12. Here's the latest construction for my Charwelton in 'N' station buildings. Ignore the roof, it's only temporary while I build the platform canopy. It also needs the capping stones at the top of the end walls after the canopy has been added: Hopefully, anyone who's been to the preserved section of the GCR, partcularly at Quorn or Rothley stations will recognise this building, but just in case you don't here's a link to a picture of the real thing circa 1951. Hector
  13. Having had some 12 days off over the Christmas/New Year break but the fact that it's been so damned hot here on Oz over that time (30-35 degrees C!), I've not had a chance to do much outdoors but that has meant plenty of time indoors to do some more modelling! I've made a start on the Charwelton booking office and so far the progress is thus: Basic structure of double-skinned 1mm grey card. Internal walls covered and some items stuck to the walls. I intend to internally light this building and so it would help if it didn't look totally bare inside! Floor lined in Terracotta tiling, some furniture installed (serving counter, bookcases and table), chimney added and brick paper added to tops of end walls. Note the Edmondson Ticket Rack to the left side of the counter. Probably should have been on the right hand side but I'll pretend I have a left-handed booking clerk!!: External walls bricked and lintels added. I started to think I was getting a bit anal with my detailing when I found myself adding a strip of skirting board to the wall when said skirting board will be hidden behind the serving counter! However, if I didn't include it I would know it was missing, and to my mind that makes the model incomplete!! The almost finished article. Ignore the roof - that's only temporary until I complete the platform canopy. Also awaiting coping stones to the top of the end walls which can't be added until the aforementioned canopy is completed. Signage is from Scalescenes: The white parts of the windows are cutdown pieces of Scalescenes 'Scaleglaze'. The maroon window frames have been constructed by filling an A4 sheet filled with maroon colour on a printer and then cutting out strips to assemble the window frames and stuck to Scaleglaze windows of the appropriate size: The 'Private' marked door was made using the same method as the window frames but just sticking the paper strips onto clear plastic. I need to do something about that chimney - it looks completely straight in the previous two photo's but this shot shows a definite lean! How does that happen!! Here's a link to a copyrighted photo of what I'm trying to achieve. As always, thanks for looking! Hector
  14. Here's my N-gauge scratchbuilt stairwell for Charwelton in N. It's constructed from 1mm grey card, Scalescenes brick papers and Evergreen sytrene sheet and other shapes. Fire buckets are from P&D Marsh and the stairwell handrail is from N-Brass (loco handrail wire).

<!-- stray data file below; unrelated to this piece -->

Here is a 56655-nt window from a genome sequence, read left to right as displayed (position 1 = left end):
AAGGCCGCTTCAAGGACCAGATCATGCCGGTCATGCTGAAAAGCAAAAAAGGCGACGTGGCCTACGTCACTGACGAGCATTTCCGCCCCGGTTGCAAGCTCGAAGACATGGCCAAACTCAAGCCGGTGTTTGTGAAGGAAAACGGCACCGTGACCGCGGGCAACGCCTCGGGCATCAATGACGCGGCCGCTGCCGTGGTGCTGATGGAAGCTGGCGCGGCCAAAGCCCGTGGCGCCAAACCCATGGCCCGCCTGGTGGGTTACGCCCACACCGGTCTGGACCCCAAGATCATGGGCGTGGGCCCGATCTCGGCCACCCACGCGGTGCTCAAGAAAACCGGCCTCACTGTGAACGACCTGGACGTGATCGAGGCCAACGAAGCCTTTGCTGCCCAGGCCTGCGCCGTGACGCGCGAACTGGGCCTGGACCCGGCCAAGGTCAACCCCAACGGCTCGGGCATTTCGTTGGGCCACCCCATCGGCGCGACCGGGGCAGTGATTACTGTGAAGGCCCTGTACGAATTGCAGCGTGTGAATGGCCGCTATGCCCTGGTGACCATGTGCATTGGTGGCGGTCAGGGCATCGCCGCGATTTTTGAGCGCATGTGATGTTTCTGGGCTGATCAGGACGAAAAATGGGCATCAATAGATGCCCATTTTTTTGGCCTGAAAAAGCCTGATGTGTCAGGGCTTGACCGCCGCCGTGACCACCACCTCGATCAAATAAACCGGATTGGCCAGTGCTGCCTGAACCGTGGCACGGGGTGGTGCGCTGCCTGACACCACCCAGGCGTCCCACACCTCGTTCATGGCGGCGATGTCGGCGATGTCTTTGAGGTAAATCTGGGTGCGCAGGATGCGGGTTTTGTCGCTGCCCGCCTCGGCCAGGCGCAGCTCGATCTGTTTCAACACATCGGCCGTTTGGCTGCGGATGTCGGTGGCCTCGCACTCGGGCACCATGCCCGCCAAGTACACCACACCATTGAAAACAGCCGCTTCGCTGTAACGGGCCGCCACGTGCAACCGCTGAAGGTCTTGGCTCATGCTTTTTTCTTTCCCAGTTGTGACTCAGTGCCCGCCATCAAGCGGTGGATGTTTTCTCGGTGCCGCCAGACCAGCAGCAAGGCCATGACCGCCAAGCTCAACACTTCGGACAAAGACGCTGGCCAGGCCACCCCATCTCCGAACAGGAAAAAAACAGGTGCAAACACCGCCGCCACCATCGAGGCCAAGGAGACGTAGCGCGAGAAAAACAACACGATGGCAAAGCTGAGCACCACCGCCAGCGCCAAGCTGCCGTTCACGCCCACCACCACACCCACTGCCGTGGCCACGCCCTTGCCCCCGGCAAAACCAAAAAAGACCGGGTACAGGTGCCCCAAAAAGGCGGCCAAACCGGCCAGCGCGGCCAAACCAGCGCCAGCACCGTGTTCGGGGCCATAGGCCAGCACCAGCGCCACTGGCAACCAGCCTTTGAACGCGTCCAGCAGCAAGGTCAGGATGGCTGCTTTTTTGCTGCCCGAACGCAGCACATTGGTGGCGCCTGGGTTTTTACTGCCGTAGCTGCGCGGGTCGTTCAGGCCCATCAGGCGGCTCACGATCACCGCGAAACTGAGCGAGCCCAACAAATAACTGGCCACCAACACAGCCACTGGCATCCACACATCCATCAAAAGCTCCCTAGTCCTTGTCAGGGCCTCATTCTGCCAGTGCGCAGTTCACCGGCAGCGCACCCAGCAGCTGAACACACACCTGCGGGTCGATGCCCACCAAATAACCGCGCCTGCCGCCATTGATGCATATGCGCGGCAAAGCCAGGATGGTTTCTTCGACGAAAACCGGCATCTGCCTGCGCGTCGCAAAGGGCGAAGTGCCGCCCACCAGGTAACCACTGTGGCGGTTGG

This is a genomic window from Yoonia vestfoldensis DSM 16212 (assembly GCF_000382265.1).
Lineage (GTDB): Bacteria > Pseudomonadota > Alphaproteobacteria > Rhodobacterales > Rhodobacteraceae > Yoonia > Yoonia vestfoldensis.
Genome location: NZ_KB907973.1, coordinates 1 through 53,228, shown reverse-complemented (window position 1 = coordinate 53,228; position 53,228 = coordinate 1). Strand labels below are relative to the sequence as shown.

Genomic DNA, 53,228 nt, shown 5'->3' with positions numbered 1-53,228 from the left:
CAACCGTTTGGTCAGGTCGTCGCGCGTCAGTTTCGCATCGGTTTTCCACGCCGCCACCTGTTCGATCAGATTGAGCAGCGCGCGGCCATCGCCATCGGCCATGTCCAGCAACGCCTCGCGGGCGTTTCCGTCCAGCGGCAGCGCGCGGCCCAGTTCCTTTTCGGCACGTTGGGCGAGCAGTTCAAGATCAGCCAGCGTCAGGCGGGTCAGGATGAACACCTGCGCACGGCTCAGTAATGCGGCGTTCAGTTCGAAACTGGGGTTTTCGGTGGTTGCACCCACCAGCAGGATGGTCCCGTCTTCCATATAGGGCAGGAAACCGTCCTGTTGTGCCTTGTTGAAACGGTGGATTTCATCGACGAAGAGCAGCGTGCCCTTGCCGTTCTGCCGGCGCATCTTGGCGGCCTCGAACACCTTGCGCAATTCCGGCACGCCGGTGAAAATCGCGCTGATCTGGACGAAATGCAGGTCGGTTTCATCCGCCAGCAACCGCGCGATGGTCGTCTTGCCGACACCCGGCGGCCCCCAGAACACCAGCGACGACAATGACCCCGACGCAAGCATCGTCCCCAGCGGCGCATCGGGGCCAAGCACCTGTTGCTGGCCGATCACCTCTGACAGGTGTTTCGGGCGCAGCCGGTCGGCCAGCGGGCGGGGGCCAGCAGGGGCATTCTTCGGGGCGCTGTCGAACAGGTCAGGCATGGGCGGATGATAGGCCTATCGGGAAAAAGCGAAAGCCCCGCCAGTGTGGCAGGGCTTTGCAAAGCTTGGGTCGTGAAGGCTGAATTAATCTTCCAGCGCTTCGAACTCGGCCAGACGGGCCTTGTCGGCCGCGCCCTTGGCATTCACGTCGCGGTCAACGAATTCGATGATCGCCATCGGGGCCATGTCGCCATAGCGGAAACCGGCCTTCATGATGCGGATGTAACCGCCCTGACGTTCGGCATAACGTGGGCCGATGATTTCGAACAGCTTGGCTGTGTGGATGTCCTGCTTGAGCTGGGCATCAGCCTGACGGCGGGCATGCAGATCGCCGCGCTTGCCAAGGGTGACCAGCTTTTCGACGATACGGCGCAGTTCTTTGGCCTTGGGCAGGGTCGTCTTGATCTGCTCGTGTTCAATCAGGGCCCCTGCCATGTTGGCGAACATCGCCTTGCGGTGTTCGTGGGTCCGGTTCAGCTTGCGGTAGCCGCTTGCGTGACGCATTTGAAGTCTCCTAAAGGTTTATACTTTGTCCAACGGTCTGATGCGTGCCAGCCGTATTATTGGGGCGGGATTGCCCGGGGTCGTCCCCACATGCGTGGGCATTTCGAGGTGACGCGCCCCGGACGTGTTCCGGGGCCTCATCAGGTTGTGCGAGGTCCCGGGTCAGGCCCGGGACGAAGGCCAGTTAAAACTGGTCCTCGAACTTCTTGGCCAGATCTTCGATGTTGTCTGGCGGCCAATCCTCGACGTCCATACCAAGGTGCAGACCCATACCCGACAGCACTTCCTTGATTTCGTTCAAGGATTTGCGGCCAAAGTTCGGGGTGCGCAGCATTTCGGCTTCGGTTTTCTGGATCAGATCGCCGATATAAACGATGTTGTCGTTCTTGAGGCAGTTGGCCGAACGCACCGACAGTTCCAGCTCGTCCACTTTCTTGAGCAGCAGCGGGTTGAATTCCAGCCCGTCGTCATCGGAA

15. Hello, I'm back! For anyone still interested in following this, it's been a long time between updates and for good reason. Due to a change in domestic circumstances and a house move, I didn't have access to the layout for much of 2018. I have now retrieved my layout from the old house (good job I designed it from the start to be dismantleable!) but as I don't currently have the room to erect a 14ft model railway I have had to put it into storage for the time being. After a long hiatus in modelling involving other hobbies/pursuits, including building a 1,686 piece LEGO Routemaster bus that I received for Christmas last year, I managed to get my modelling mojo back. I thought I should make a start on the station buildings for Charwelton. These are of the typical London Extension design typical of many along the Great Central, such as Quorn and Rothley on the current preserved line. I did briefly consider the excellent Great Central building offerings from Graham Farish/Bachmann, but just plonking a few purchased buildings onto the layout, in my opinion, didn't constitute 'proper' modelling, and so I thought I'd give building my own a go, and if it was a complete failure I could always use the Bachmann offerings as a Plan B. However, having not done any card modelling for a long while I decided to ease myself back into it by building the Metcalfe N-gauge church first: There is actually nowhere on Charwelton to use this, I just needed the practice! Having what I thought was half-decent job of it and having had some recent practice in card modelling again, I felt confident enough to have a go at making a start on the Charwelton station buildings. I wanted to get as much detail in as possible if they were to be good enough to use over the commercial offerings. This has involved some extremely small parts, sometimes needing to cut pieces of styrene only a millimetre wide and a few millimetres long! For example, the window frames were constructed from individual 1mm strips of styrene, all cut with the correct mitres, and the gates at the bottom of the staircase were also put together using individual parts. I also decided late in the day to add interior lighting to the stairwell. I purchased some micro SMD's from Ebay for this and they are small enough to be stuck onto the head of a track pin, and this was used to make the 'lamp' and there are three of these - one each at the top of the stairwell, the middle landing and at the bottom: The wires are also extremely fine, so much so that I was also able to add lighting to the front of the station access without the wires being obtrusive. I also made lampshades from the waste paper out of my home-office hole punch! These having a slit cut in them and then made into a slight cone shape before pushing the track pin and wires through a hole in the middle. I'm afraid I don't have pictures of the progress of the construction but the completed efforts are below, I think it's good enough to use? It was constructed using 1mm grey card, Scalescenes brick papers and Evergreen styrene sheet and various shapes. The fire buckets are P&D Marsh: And with the obligatory penny for size comparison: And here's how it looks on the station platform with overbridge. Note the stairwell handrail, this was made from N-Brass loco handrail wire: Onto the booking office and platform canopy next. . . I'll try and take some pictures of its construction this time. Hopefully it won't be so long between updates! Hector